Even the best landlords will have problems with their tenants from time to time. All of the screening in the world can’t prevent certain tenants from failing to pay rent on time or blatantly ignoring the lease. What you do when these issues occur will dictate how the rest of their time is spent and how other tenants view you as an owner. Essentially, there are two ways in which you can handle a bad tenant situation. The first course of action is to approach the situation with a bad temper and increase the possibility of litigation. The second involves a bit of patients. Step back and evaluate the situation, as there is usually a way for both parties to be happy.
The best investors and landlords know to expect complications, regardless of their experience. You may have spent weeks going through the screening process and double checked your tenant references, but this doesn’t completely mitigate the potential for risks. These sort of things happen in this industry. When they do, you must take a deep breath and think about your options. Things may seem really bad, and they may be, but don’t make them worse. If you approach the situation like a madman, what are you really accomplishing?
Once you are made aware of the problem, try talking to the tenant and see what they need. In most cases, it is better to work things out with your tenant instead of overreacting and threatening them with eviction and possible legal action. If their cause for a late or missed payment is legitimate, try to work things out and go from there. What you don’t want is for the late payment to become a habit. As bad as your situation seems now, it can always be worse.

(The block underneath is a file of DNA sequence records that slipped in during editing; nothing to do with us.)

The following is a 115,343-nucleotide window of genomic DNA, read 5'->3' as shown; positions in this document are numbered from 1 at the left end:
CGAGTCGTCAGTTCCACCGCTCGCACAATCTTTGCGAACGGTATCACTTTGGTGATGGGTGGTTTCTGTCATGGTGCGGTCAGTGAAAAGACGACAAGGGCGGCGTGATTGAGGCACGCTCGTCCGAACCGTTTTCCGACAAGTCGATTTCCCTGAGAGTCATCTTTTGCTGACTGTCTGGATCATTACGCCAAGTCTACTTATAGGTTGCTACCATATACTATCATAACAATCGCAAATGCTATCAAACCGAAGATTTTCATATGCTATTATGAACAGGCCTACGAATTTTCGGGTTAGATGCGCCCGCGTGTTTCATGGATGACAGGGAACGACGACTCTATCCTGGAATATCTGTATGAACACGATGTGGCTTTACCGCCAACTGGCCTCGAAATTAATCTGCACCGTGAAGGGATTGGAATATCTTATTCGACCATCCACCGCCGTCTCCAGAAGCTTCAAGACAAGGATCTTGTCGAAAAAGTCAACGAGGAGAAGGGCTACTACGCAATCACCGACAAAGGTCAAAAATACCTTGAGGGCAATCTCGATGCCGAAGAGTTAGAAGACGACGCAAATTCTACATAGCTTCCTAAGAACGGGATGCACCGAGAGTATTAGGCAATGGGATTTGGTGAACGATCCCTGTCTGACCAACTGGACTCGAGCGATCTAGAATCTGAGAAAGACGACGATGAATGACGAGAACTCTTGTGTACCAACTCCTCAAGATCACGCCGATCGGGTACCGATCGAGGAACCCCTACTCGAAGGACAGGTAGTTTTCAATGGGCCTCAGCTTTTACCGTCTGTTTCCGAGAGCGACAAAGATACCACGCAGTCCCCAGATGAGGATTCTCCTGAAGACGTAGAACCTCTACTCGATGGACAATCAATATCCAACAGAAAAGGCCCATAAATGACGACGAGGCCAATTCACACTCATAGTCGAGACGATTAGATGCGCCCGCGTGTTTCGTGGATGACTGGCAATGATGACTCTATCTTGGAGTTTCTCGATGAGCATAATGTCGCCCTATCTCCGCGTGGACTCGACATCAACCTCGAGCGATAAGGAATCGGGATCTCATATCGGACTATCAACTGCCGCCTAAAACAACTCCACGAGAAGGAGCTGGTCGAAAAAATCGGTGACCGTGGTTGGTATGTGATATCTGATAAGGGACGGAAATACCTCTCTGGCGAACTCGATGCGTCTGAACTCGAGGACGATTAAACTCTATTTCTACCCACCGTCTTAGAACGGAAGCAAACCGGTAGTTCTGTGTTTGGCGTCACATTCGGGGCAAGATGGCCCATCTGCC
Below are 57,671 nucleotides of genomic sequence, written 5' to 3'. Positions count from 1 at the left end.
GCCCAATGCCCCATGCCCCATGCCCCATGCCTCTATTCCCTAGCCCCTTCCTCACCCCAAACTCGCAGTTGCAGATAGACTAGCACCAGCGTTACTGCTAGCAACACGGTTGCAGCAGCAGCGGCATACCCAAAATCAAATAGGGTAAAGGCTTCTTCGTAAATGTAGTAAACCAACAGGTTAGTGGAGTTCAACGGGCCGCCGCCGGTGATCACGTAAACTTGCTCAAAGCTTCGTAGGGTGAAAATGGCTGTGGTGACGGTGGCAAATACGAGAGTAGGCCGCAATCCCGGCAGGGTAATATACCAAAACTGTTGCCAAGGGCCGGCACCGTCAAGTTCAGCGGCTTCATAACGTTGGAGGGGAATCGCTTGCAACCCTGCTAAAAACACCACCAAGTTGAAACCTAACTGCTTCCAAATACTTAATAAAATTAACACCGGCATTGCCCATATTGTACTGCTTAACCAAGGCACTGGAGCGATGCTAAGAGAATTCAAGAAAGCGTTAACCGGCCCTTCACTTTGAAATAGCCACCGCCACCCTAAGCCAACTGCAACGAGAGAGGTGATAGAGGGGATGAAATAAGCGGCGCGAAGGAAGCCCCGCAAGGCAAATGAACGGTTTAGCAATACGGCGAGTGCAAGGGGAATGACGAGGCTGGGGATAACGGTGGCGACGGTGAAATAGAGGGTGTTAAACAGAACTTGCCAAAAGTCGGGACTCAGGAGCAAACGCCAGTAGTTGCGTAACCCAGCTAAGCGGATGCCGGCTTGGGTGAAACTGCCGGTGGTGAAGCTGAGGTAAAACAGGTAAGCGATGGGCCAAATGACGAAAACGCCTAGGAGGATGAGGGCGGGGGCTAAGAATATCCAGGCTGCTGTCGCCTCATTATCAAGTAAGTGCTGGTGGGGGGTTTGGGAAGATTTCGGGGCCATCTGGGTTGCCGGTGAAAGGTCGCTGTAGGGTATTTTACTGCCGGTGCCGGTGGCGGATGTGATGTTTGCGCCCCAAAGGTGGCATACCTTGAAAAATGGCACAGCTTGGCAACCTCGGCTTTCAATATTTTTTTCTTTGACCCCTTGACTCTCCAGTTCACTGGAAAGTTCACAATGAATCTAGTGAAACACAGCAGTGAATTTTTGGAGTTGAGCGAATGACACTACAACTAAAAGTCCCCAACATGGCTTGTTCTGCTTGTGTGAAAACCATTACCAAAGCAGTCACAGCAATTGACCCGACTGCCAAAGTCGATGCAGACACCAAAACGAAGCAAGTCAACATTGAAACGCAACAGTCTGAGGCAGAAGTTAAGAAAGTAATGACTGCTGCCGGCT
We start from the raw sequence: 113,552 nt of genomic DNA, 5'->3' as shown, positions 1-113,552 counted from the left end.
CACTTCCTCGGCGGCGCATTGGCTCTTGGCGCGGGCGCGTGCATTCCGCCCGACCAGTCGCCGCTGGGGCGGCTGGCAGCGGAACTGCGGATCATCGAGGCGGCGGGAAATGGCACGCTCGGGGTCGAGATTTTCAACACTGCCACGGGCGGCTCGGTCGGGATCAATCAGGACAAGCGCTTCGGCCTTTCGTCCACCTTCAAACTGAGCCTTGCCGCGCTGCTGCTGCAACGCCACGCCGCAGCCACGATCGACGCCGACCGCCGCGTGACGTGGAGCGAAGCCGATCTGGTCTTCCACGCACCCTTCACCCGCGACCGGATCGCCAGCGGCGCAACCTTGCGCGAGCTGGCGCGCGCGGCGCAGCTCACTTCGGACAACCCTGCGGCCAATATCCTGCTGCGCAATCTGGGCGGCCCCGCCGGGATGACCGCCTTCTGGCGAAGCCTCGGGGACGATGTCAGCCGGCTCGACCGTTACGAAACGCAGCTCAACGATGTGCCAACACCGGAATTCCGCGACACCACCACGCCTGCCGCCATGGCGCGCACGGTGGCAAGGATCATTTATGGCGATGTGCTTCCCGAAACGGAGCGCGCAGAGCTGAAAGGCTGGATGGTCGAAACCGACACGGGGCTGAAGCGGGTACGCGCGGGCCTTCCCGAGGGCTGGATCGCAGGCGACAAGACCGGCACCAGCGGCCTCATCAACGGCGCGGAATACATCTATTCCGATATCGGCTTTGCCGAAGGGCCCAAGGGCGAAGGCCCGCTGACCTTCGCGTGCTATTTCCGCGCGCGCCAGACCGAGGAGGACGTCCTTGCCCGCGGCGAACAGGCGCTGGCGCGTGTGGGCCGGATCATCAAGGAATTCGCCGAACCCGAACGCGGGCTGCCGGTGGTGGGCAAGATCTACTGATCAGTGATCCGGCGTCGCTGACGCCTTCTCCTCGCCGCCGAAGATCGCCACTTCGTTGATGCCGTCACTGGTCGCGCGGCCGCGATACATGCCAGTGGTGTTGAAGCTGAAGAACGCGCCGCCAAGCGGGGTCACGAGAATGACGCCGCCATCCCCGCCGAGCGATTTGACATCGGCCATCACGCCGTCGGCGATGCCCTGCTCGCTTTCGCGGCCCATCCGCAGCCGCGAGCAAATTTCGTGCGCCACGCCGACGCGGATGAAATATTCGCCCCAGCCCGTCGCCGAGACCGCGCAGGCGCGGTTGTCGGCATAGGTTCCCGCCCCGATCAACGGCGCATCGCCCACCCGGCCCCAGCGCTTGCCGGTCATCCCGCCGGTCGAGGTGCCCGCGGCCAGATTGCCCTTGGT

After you take a step back to evaluate the situation, you need to act on whatever your plan may be. The longer you wait, the more your tenant thinks they can walk all over you. You need to talk to them in a firm, direct voice without yelling and lay out your expectations. Never threaten things that you don’t intend to do. Whatever the action is, make sure you are willing to back it up. If not, other tenants in your building will see what they can potentially get away with.
Going over to the property and warning your tenant is a good start, but doing it once is not enough. You need to follow up every day or every other day until the issue is resolved. Calmly tell your tenants you will not let the situation blow over and forget about it. Ask for dates on their end and hold them to it. If it gets to a point where you think you are being taken advantage of, set a firm date to get resolution. If it doesn’t happen, take the next step and start legal action. This, however, should be viewed as a last resort.
Dealing with difficult tenants is the worst part of being a landlord, but it is part of the business and needs to be accounted for. There will always be bumps in the road, but you can make them smoother by how you react.